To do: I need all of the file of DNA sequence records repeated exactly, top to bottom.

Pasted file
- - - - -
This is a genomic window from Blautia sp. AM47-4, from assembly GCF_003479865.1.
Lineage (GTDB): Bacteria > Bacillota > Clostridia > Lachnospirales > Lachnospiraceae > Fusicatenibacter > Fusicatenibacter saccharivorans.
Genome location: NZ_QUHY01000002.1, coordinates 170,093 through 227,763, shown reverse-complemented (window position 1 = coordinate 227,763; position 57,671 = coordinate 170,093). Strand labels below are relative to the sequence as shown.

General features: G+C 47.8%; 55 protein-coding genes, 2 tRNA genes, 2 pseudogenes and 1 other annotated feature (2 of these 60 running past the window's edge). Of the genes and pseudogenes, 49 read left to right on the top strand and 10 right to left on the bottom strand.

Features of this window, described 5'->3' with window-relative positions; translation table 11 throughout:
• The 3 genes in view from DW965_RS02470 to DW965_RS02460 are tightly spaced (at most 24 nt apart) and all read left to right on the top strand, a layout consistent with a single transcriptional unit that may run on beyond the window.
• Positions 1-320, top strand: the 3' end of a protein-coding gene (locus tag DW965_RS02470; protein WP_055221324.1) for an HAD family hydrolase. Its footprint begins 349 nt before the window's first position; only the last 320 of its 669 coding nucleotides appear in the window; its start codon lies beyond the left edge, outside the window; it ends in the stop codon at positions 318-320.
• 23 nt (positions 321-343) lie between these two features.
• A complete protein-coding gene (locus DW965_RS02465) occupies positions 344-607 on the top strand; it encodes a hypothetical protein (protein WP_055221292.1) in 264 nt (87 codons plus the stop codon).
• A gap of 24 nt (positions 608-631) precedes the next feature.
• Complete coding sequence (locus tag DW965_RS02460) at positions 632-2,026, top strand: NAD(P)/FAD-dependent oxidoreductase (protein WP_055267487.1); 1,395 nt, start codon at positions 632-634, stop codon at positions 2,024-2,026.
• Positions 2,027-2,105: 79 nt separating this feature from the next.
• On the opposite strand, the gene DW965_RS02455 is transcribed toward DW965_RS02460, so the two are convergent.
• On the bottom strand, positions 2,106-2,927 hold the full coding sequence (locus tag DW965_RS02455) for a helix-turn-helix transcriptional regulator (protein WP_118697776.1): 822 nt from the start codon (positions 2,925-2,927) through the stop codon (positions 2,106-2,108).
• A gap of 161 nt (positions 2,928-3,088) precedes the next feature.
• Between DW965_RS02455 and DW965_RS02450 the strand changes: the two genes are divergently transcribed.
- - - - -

This is a genomic window from Blautia sp. AM47-4, from assembly GCF_003479865.1.
Lineage (GTDB): Bacteria > Bacillota > Clostridia > Lachnospirales > Lachnospiraceae > Fusicatenibacter > Fusicatenibacter saccharivorans.
Genome location: NZ_QUHY01000002.1, coordinates 170,093 through 227,763, shown reverse-complemented (window position 1 = coordinate 227,763; position 57,671 = coordinate 170,093). Strand labels below are relative to the sequence as shown.

General features: G+C 47.8%; 55 protein-coding genes, 2 tRNA genes, 2 pseudogenes and 1 other annotated feature (2 of these 60 running past the window's edge). Of the genes and pseudogenes, 49 read left to right on the top strand and 10 right to left on the bottom strand.

Features of this window, described 5'->3' with window-relative positions; translation table 11 throughout:
• The 3 genes in view from DW965_RS02470 to DW965_RS02460 are tightly spaced (at most 24 nt apart) and all read left to right on the top strand, a layout consistent with a single transcriptional unit that may run on beyond the window.
• Positions 1-320, top strand: the 3' end of a protein-coding gene (locus tag DW965_RS02470; protein WP_055221324.1) for an HAD family hydrolase. Its footprint begins 349 nt before the window's first position; only the last 320 of its 669 coding nucleotides appear in the window; its start codon lies beyond the left edge, outside the window; it ends in the stop codon at positions 318-320.
• 23 nt (positions 321-343) lie between these two features.
• A complete protein-coding gene (locus DW965_RS02465) occupies positions 344-607 on the top strand; it encodes a hypothetical protein (protein WP_055221292.1) in 264 nt (87 codons plus the stop codon).
• A gap of 24 nt (positions 608-631) precedes the next feature.
• Complete coding sequence (locus tag DW965_RS02460) at positions 632-2,026, top strand: NAD(P)/FAD-dependent oxidoreductase (protein WP_055267487.1); 1,395 nt, start codon at positions 632-634, stop codon at positions 2,024-2,026.
• Positions 2,027-2,105: 79 nt separating this feature from the next.
• On the opposite strand, the gene DW965_RS02455 is transcribed toward DW965_RS02460, so the two are convergent.
• On the bottom strand, positions 2,106-2,927 hold the full coding sequence (locus tag DW965_RS02455) for a helix-turn-helix transcriptional regulator (protein WP_118697776.1): 822 nt from the start codon (positions 2,925-2,927) through the stop codon (positions 2,106-2,108).
• A gap of 161 nt (positions 2,928-3,088) precedes the next feature.
• Between DW965_RS02455 and DW965_RS02450 the strand changes: the two genes are divergently transcribed.